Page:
Conversations with Birds: The Metaphysics of Bird and Human Communication (Paperback)
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An exploration of communicating with birds and the lessons they can teach us
• Discusses specific birdtalk techniques and offers insights into many species
• Looks at the long-standing tradition of “avitherapy” throughout history and in literature and the arts
• Explains how song-talk with birds restores peace, calms anxiety, and enhances health
For decades Alan Powers has studied bird vocalizations, developing the remarkable ability to imitate birds’ songs and get them to respond and even change tunes. Through his years of study, he has discovered that birds can teach us important lessons about the world and about ourselves. As Powers explains, by communing cross-species we reach out to the timeless interconnected web of all life past and present--what Renaissance philosopher Giordano Bruno called in Latin the Uni-versus, the “Whole turned into One.”
Sharing his journey to learn birdtalk and his profound observations about the poetic, spiritual, and healing influences of birdsong, Powers explores the ancient language of birds and the depth of meaning birds convey. He explains how bird speech sounds like song to us, but birdtalk is urgent and nuanced, whether about predators or the weather. He details how he began learning birdtalk, listening to one bird each summer, learning their many vocalizations and variations. Discussing specific techniques, he shares insights into the birdtalk of many species, including the complex and intelligent speech of Crows, the emotional depths of Loons, the mimicry of Blue Jays, and the beautiful song of the Wood Thrush.
Exploring the intertwined metaphysics of bird and human languages, Powers looks at the long-standing tradition of “avitherapy” throughout history, literature, and the arts. He shares insights into birds from Shakespeare and Emily Dickinson, reveals how birds appear in love songs throughout the world, and examines how famous writers such as Keats, Catullus, St. Francis of Assisi, and the French historian Jules Michelet found that talking to birds improved their state of mind. He also explores how song-talk with birds restores peace, calms anxiety, and enhances health.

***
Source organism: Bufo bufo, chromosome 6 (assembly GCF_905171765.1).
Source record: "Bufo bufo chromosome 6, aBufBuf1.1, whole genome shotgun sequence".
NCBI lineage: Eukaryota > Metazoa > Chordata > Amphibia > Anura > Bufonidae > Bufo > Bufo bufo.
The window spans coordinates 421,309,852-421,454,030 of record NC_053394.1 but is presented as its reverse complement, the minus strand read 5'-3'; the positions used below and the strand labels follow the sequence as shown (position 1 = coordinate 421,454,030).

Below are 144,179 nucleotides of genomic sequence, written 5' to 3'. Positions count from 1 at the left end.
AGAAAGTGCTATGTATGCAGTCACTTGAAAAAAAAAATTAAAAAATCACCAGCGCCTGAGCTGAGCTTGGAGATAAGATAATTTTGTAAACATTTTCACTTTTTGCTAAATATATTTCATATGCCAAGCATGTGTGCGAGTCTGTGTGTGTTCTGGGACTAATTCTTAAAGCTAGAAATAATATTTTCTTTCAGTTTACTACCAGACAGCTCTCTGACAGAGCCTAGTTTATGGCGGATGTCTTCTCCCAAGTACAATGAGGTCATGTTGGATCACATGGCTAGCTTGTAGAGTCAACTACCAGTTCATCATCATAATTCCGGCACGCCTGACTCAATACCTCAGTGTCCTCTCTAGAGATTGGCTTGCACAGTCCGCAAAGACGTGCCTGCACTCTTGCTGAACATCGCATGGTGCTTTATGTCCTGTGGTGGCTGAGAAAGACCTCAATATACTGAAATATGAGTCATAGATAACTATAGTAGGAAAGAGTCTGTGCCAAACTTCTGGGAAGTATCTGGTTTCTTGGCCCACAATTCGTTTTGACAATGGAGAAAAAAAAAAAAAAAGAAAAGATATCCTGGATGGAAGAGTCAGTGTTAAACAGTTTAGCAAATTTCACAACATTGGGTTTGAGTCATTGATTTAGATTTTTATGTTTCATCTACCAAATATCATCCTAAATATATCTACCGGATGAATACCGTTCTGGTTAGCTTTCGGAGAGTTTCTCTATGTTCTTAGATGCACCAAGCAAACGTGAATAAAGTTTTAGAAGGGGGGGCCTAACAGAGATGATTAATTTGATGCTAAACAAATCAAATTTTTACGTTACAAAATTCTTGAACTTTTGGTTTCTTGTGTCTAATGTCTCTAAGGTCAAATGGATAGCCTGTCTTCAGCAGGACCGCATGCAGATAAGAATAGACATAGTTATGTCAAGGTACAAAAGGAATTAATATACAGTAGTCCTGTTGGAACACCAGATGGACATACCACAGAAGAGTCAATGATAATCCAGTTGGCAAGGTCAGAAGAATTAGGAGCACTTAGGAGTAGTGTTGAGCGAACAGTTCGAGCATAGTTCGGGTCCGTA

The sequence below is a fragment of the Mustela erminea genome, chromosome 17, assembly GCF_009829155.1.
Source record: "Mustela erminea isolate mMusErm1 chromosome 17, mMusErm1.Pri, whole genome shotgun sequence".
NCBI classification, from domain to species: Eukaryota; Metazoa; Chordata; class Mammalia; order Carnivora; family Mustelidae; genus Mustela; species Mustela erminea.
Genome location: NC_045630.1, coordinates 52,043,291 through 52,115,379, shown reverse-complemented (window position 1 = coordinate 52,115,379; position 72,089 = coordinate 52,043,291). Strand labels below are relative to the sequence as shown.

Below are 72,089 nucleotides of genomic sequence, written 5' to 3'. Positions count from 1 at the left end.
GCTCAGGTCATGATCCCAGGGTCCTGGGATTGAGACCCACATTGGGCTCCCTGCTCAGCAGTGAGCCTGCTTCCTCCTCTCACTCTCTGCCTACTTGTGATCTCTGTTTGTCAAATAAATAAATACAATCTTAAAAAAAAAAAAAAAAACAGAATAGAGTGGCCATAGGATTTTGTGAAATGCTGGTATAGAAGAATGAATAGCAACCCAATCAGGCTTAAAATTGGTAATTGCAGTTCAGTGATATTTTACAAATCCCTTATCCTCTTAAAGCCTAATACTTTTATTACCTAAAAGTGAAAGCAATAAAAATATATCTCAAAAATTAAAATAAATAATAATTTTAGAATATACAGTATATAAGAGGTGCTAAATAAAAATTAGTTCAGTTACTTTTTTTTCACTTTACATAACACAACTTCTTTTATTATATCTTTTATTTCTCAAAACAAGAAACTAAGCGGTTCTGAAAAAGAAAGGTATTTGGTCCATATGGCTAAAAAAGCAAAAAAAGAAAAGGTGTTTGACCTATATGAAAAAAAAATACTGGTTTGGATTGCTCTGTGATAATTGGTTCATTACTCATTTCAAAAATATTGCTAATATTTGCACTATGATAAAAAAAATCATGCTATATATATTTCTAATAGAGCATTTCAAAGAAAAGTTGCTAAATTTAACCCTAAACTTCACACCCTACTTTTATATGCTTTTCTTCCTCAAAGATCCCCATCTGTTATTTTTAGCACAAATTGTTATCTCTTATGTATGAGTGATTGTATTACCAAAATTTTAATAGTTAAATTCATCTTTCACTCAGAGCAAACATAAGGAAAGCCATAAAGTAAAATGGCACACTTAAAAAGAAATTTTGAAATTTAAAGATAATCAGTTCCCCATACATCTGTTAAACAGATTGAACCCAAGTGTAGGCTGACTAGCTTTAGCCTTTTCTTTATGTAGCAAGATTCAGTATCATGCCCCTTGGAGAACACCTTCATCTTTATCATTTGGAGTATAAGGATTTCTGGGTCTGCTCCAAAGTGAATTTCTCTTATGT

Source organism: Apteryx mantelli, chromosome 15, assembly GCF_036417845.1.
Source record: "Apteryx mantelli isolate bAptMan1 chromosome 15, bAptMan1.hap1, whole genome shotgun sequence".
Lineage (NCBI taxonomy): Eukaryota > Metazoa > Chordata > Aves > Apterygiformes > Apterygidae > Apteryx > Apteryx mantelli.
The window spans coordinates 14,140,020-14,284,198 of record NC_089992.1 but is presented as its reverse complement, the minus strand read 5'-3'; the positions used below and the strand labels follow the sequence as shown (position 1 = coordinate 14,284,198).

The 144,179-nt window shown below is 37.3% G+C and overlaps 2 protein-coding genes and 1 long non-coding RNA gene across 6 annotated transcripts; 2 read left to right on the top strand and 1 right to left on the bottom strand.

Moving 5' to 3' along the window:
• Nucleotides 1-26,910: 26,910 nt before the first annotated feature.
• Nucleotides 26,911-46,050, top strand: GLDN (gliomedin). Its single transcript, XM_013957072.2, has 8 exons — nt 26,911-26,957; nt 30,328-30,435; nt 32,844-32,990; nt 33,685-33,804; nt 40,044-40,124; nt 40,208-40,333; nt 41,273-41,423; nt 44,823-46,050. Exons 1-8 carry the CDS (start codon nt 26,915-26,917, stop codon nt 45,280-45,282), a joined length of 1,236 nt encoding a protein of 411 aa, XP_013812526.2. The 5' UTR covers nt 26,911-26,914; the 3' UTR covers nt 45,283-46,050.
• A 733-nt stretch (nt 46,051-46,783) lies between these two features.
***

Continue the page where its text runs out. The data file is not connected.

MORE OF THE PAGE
About the Author
Alan Powers earned his Ph.D. in English from the University of Minnesota in 1976, with post-doctoral studies at Princeton, Brown, Harvard, Cornell, the Folger Library, Breadloaf, Villa Vergilliana (Italy), and the American Academy, Rome. He is professor emeritus of English at Bristol Community College, where he was chairman of the English department from 1988 to 1992. The author of several books, including The Worlds of Giordano Bruno, he lives in Westport, Massachusetts.
“The strength of Alan Powers’s own connection to the world of the natural is never in doubt, and the wild birds he sees and hears inspire him not only as a writer but also as a critic and a musician. His discussions of poetic and dramatic texts by Keats, Shakespeare, and especially Dickinson are fresh and enlightening. What the essays, anecdotes, musical citations, and literary musings all share is the conviction that ‘birdtalk’--the habit of conscious observation and reflection on the connection between the human and natural worlds--can save us from the frenzies of life in the age of technology. There is no sentiment, no pathos in the lesson. Powers does not force it on us but rather offers it here for us to take to heart if we choose, but I cannot imagine the reader of this heterodox and delightful book who turns from it unmoved.”
— Rick Wright, author of Peterson Reference Guide to Sparrows of North America
“Conversations with Birds is a wonderful book filled with great insight into the nature of birdsong and our own birdlike inclinations. Many bird books seem too dry and scientific, but the musician and poet come out strong in Alan Powers and speak vividly and in a way that appeals to the artistic type. It is obvious that Powers is a poet and a lover of poetry. I really enjoyed the chapter on literary birds. I read this book like a devotional-- mostly reading it in the morning with coffee while watching and listening to the birds at the feeders in my backyard. Thank you for a joyful and inspiring book! I’m going to promote this book among all the other bird-loving rockers and poets I know.”
— Jerry Oliver, singer-songwriter, indie rocker, and creator of the Birdwatcher Experiment